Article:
A large painted steel piece of public art in the shape of a giant book has found a new home in Mississauga.

The Book, a sculpture of an open book with a red cover and pages that appear to billow in the wind, was unveiled Tuesday in the southeast corner of Mississauga Celebration Square.

The sculpture has been on display for eight years by the side of Highway 401 near the south end of Toronto's Pearson Airport. One page is ripping out of the book, while another page is completely free of the book about 15 metres away.

"It can in itself gesture to the people and city hall. Part of its structure is this fleeting page, which is in a sense blowing toward the library, " Ilan Sandler, the artist who created The Book, told CBC's Metro Morning.

Sandler says it now has a "very good home." One truck moved the sculpture in four pieces. It was reassembled in the last 10 days.

Ilan Sander

The Book was unveiled Tuesday in Mississauga Celebration Square. It's designed to be off balance and its torn and escaped pages are meant to reference the "historical origins of writing," according to artist Ilan Sandler. (Ilan Sandler)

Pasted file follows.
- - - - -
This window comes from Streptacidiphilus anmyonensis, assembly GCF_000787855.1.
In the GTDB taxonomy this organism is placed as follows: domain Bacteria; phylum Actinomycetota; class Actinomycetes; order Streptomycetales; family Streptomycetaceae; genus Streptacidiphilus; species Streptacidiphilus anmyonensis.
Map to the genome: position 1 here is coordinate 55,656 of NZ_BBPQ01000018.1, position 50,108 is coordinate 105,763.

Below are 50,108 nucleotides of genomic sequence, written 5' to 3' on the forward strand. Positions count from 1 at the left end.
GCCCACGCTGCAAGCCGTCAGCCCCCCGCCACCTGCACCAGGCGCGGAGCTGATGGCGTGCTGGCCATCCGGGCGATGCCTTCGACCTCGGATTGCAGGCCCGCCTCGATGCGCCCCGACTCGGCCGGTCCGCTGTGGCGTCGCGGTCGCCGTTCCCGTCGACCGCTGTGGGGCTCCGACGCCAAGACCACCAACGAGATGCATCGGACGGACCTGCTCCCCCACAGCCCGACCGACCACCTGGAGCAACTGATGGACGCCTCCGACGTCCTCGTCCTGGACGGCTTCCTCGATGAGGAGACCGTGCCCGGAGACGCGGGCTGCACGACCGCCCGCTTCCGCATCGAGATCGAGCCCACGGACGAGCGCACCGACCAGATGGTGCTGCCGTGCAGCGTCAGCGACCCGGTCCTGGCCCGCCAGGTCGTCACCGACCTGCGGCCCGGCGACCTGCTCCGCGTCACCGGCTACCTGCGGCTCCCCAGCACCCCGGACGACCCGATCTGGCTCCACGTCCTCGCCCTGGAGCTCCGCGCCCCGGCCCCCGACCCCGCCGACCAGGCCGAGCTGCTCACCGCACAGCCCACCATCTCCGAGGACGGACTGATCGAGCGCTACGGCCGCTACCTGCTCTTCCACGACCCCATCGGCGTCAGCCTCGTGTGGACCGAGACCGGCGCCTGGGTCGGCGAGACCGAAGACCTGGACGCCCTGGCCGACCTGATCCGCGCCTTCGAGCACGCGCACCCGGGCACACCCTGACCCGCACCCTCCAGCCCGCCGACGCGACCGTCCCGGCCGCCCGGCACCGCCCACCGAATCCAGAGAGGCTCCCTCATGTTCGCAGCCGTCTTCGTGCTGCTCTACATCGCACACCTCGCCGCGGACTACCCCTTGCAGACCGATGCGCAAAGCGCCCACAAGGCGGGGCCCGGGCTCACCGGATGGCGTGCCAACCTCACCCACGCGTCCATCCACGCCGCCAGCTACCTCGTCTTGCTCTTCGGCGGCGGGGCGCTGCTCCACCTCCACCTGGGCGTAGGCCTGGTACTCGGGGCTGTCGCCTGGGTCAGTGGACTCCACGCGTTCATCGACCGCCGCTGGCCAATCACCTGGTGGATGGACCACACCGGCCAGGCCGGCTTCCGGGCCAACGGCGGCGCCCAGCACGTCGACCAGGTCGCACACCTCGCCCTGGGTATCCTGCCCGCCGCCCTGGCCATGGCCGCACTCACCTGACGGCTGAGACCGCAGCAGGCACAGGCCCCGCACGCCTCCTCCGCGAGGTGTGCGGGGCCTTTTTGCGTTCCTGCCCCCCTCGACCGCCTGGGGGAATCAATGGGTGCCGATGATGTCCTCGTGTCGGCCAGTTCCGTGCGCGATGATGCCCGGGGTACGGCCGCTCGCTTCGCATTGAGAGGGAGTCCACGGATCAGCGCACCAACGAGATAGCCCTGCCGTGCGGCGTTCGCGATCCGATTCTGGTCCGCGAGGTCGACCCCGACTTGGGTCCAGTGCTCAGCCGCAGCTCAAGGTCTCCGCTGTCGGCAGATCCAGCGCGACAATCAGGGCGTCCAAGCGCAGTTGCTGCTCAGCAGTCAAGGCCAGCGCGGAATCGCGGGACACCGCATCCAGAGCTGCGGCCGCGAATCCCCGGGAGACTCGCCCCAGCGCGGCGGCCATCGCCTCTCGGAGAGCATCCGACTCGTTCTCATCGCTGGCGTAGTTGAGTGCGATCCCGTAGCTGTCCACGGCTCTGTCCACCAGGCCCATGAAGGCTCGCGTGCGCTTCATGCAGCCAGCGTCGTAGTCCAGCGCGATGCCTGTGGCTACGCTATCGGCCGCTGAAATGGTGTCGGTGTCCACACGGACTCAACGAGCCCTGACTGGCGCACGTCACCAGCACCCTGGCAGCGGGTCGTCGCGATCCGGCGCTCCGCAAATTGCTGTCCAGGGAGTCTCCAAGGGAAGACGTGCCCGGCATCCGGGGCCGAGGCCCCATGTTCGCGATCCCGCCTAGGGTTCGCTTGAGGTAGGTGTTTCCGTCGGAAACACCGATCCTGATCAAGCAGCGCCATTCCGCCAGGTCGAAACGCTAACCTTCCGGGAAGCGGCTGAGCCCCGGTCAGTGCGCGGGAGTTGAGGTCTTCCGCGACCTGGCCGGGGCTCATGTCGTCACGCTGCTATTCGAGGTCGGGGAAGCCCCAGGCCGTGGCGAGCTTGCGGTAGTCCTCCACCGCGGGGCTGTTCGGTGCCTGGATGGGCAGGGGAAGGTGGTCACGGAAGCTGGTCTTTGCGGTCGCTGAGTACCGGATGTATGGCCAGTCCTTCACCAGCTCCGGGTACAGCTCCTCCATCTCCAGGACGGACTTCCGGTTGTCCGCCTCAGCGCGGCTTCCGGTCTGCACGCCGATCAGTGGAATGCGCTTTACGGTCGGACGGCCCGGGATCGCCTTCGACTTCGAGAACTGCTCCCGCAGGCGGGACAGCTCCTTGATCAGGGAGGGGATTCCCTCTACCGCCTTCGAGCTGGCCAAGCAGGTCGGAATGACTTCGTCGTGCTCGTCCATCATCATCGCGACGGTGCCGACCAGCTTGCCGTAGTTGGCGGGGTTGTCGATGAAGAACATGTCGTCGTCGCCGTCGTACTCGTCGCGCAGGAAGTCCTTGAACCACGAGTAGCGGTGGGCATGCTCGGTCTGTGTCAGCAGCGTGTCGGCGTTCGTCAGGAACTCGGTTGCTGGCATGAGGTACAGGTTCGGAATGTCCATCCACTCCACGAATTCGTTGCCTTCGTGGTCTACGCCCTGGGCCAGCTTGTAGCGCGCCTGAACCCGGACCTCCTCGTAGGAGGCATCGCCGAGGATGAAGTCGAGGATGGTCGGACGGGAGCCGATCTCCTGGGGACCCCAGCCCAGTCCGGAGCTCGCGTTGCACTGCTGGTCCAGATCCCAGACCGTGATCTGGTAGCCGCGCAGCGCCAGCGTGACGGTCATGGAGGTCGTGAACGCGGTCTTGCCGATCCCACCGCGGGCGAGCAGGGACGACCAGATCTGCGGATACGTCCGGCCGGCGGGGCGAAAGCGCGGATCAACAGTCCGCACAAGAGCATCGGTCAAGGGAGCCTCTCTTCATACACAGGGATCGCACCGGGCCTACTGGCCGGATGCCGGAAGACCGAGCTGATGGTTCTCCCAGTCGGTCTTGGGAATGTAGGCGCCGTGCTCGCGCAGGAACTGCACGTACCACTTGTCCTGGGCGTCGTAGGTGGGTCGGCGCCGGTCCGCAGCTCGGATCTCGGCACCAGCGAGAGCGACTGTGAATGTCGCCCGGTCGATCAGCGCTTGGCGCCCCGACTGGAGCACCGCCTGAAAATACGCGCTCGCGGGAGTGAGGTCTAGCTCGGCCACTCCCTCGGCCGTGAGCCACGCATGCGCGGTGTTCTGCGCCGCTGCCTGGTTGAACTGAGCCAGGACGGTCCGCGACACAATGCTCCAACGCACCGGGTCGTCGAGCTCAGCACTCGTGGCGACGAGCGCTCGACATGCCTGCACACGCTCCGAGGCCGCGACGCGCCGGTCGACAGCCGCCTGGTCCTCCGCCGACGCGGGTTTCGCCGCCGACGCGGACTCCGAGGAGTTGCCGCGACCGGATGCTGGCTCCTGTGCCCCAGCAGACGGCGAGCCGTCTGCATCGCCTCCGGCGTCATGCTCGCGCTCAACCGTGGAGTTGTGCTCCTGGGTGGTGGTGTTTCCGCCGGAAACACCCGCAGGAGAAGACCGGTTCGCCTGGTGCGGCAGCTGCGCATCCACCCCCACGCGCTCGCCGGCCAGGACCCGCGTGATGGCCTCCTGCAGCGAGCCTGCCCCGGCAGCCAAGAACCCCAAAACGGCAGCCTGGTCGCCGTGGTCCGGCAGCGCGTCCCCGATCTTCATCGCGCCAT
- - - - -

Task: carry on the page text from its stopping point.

"The object is covered with symbols, all of which have evolved from early alphabets," Sandler said.

"In the centre of these clusters of shapes and images are Roman letters. Surrounding each one of them are their predecessors. It's kind of a pictographic history of the English language."

When it was commissioned in part by the Greater Toronto Airports Authority, Sandler said the idea was that the artwork would eventually be moved to a more pedestrian friendly site and he had to have two sites in mind for it, an existing home and its future one.

"The site itself was interesting because of its expansiveness. It's an area where not only do you have people whipping by in vehicles, you have high winds and a very large sky."

Sandler said he was able to combine his interests in writing and books with an unusual site. 

Escaped page of The Book

Artist Ilan Sandler says a page of The Book is "patterned with clusters of symbols tracing the modern alphabet to its predecessors." (Ilan Sandler)

"It's dramatic. It's an opportunity for the piece itself to perform. You cannot get close to it. You have to capture its essence in a minute or two," he said.

"The piece was born there but then had to be relocated."